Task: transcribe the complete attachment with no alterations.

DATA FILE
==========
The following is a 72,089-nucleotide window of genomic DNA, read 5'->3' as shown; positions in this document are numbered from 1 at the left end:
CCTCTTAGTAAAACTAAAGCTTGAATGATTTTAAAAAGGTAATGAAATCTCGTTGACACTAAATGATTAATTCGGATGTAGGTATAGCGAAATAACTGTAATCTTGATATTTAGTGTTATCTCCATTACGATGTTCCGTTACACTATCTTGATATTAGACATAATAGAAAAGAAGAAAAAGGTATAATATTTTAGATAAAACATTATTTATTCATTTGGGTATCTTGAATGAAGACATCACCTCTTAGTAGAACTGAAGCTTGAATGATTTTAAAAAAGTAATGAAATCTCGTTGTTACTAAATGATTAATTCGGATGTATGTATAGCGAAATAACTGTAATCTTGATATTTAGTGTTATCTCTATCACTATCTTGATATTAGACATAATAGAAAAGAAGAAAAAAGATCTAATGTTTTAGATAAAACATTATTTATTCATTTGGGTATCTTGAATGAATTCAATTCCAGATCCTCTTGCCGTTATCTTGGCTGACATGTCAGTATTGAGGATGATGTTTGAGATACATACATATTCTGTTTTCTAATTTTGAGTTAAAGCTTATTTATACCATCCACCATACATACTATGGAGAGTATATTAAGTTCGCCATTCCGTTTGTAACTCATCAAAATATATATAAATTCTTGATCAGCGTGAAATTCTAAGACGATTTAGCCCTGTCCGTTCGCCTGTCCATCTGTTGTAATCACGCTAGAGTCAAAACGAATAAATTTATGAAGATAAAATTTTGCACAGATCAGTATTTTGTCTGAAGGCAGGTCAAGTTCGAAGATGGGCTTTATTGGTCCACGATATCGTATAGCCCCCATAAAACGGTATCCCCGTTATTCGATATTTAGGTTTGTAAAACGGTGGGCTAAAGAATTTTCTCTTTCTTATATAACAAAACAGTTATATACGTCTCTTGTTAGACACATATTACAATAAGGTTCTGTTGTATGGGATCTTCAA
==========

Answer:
The following is a 72,089-nucleotide window of genomic DNA, read 5'->3' as shown; positions in this document are numbered from 1 at the left end:
CCTCTTAGTAAAACTAAAGCTTGAATGATTTTAAAAAGGTAATGAAATCTCGTTGACACTAAATGATTAATTCGGATGTAGGTATAGCGAAATAACTGTAATCTTGATATTTAGTGTTATCTCCATTACGATGTTCCGTTACACTATCTTGATATTAGACATAATAGAAAAGAAGAAAAAGGTATAATATTTTAGATAAAACATTATTTATTCATTTGGGTATCTTGAATGAAGACATCACCTCTTAGTAGAACTGAAGCTTGAATGATTTTAAAAAAGTAATGAAATCTCGTTGTTACTAAATGATTAATTCGGATGTATGTATAGCGAAATAACTGTAATCTTGATATTTAGTGTTATCTCTATCACTATCTTGATATTAGACATAATAGAAAAGAAGAAAAAAGATCTAATGTTTTAGATAAAACATTATTTATTCATTTGGGTATCTTGAATGAATTCAATTCCAGATCCTCTTGCCGTTATCTTGGCTGACATGTCAGTATTGAGGATGATGTTTGAGATACATACATATTCTGTTTTCTAATTTTGAGTTAAAGCTTATTTATACCATCCACCATACATACTATGGAGAGTATATTAAGTTCGCCATTCCGTTTGTAACTCATCAAAATATATATAAATTCTTGATCAGCGTGAAATTCTAAGACGATTTAGCCCTGTCCGTTCGCCTGTCCATCTGTTGTAATCACGCTAGAGTCAAAACGAATAAATTTATGAAGATAAAATTTTGCACAGATCAGTATTTTGTCTGAAGGCAGGTCAAGTTCGAAGATGGGCTTTATTGGTCCACGATATCGTATAGCCCCCATAAAACGGTATCCCCGTTATTCGATATTTAGGTTTGTAAAACGGTGGGCTAAAGAATTTTCTCTTTCTTATATAACAAAACAGTTATATACGTCTCTTGTTAGACACATATTACAATAAGGTTCTGTTGTATGGGATCTTCAA